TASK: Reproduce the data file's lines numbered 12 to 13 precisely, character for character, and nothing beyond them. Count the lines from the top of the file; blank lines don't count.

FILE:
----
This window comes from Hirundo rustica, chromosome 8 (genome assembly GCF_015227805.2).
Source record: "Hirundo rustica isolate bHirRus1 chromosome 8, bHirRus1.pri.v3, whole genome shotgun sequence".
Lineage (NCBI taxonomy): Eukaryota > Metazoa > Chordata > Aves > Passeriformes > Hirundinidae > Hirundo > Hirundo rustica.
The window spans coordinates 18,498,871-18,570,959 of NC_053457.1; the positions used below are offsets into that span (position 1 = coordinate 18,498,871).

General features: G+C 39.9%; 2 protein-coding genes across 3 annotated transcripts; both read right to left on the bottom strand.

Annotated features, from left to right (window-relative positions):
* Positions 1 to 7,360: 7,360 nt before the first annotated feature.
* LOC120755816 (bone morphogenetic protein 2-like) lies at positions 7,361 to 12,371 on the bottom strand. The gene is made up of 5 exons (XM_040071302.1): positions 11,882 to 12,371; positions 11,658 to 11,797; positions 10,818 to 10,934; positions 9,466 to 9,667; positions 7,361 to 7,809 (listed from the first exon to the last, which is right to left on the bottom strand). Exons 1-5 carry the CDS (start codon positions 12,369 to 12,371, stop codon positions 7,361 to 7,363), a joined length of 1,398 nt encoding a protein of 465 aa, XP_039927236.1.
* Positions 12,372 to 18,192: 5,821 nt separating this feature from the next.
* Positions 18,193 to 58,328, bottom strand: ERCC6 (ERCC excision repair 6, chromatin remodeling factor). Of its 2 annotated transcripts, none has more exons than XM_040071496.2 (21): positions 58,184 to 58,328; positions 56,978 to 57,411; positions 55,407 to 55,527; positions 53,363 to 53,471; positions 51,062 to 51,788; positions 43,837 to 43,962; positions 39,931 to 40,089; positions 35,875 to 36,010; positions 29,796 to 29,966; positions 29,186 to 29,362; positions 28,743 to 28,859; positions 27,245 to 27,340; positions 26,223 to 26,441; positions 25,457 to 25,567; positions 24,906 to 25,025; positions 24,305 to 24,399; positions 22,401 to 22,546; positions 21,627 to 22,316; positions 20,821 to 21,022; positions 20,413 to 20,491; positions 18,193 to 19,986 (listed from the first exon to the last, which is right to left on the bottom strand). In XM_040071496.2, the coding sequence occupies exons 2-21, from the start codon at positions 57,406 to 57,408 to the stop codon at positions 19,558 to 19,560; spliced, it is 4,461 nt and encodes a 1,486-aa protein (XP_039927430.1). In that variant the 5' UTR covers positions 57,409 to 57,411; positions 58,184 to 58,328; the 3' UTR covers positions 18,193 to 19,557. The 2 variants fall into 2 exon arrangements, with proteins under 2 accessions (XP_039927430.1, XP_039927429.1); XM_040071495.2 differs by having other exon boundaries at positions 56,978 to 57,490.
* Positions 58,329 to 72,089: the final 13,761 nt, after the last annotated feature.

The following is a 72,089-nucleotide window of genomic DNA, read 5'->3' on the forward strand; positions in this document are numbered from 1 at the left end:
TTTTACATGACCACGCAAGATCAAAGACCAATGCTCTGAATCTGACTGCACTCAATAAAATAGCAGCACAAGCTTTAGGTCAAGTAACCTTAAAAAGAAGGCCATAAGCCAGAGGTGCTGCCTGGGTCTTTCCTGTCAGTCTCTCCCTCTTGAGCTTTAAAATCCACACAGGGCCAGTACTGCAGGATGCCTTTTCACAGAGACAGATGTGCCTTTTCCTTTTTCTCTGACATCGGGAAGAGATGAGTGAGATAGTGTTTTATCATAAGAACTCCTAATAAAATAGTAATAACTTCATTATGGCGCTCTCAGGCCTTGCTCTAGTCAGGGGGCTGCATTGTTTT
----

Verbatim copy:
The following is a 72,089-nucleotide window of genomic DNA, read 5'->3' on the forward strand; positions in this document are numbered from 1 at the left end:
TTTTACATGACCACGCAAGATCAAAGACCAATGCTCTGAATCTGACTGCACTCAATAAAATAGCAGCACAAGCTTTAGGTCAAGTAACCTTAAAAAGAAGGCCATAAGCCAGAGGTGCTGCCTGGGTCTTTCCTGTCAGTCTCTCCCTCTTGAGCTTTAAAATCCACACAGGGCCAGTACTGCAGGATGCCTTTTCACAGAGACAGATGTGCCTTTTCCTTTTTCTCTGACATCGGGAAGAGATGAGTGAGATAGTGTTTTATCATAAGAACTCCTAATAAAATAGTAATAACTTCATTATGGCGCTCTCAGGCCTTGCTCTAGTCAGGGGGCTGCATTGTTTT